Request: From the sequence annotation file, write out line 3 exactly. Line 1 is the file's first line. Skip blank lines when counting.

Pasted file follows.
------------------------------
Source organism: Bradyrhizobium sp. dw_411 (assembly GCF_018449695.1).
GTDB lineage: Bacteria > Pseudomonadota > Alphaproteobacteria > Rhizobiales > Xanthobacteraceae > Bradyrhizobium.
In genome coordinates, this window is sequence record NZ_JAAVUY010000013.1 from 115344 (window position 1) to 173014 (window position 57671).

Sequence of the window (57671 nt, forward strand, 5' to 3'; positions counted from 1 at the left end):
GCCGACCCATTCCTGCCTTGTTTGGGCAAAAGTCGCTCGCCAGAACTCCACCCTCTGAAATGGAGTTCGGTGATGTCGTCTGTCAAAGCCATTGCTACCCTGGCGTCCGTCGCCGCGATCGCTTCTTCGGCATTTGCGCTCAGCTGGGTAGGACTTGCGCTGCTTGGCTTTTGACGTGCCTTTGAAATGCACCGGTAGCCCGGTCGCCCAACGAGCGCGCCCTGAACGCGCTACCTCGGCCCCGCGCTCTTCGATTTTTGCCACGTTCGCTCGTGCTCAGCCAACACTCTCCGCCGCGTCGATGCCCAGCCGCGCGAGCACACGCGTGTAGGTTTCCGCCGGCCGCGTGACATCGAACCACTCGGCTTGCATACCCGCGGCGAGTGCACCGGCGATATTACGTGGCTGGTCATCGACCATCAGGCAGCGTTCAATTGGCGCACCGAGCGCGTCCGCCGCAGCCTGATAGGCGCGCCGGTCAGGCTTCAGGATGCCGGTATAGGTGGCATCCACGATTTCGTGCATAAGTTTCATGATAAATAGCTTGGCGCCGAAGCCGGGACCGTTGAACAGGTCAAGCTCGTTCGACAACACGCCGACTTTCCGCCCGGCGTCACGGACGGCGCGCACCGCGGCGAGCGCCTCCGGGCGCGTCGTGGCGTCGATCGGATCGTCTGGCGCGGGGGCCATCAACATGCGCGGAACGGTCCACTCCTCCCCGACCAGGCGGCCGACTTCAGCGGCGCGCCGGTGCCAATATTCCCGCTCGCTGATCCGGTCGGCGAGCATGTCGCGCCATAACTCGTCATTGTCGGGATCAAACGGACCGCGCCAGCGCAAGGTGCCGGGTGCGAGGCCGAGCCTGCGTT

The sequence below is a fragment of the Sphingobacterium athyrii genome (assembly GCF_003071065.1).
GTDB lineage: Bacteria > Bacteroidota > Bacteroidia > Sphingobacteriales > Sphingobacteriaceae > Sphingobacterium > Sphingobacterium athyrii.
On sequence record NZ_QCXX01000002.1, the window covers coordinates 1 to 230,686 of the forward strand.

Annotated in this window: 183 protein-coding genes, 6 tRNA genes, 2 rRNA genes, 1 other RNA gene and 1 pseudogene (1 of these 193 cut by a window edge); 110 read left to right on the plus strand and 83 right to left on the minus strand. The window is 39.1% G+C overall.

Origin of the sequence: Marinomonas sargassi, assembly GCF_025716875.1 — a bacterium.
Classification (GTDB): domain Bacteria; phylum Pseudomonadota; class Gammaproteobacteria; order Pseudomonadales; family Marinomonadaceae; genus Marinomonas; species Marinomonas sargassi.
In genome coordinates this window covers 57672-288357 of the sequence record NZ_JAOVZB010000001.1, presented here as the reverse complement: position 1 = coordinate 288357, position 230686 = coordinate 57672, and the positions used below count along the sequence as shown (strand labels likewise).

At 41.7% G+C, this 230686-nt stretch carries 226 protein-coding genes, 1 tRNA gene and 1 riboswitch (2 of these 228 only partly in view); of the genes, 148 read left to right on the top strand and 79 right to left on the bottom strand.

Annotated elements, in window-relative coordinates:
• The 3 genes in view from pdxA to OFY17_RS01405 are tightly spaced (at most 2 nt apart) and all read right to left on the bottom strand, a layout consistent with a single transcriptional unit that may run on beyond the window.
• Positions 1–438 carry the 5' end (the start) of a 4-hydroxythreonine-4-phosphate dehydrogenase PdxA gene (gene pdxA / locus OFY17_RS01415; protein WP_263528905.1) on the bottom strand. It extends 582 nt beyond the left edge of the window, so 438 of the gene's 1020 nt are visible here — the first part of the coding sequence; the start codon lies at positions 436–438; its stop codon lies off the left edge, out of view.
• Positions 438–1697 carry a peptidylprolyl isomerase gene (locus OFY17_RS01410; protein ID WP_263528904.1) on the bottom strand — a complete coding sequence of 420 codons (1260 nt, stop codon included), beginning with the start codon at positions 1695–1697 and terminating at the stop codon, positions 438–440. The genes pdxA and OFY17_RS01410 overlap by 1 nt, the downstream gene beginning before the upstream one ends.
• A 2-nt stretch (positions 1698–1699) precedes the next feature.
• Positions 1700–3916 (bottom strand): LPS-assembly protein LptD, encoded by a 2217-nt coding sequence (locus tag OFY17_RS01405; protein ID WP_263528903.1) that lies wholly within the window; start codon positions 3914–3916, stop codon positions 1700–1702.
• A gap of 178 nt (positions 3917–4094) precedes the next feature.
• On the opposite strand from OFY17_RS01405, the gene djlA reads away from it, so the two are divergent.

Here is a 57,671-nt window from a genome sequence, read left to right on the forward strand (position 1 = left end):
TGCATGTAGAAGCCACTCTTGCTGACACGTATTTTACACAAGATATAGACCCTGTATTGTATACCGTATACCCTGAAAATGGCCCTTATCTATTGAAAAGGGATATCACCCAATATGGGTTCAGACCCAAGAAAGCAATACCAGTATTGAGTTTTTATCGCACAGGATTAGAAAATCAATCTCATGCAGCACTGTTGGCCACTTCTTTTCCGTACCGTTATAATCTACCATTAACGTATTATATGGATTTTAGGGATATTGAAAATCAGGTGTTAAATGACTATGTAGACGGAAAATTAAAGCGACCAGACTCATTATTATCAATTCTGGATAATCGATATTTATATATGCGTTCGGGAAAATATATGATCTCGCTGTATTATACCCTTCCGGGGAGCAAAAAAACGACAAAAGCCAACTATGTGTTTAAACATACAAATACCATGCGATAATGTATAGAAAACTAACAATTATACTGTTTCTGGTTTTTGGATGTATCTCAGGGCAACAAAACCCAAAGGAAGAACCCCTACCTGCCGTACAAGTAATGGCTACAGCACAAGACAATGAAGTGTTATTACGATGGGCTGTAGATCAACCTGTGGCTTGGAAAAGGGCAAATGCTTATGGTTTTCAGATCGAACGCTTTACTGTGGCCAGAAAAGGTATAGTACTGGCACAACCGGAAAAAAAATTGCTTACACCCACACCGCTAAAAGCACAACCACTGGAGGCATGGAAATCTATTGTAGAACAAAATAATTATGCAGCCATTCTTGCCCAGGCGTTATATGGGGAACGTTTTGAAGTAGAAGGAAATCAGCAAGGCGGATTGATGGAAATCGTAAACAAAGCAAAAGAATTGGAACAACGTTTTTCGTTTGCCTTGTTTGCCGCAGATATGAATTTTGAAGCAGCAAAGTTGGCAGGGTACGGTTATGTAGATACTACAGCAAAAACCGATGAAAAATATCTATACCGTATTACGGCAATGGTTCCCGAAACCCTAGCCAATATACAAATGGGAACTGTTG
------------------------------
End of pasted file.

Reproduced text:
In genome coordinates, this window is sequence record NZ_JAAVUY010000013.1 from 115344 (window position 1) to 173014 (window position 57671).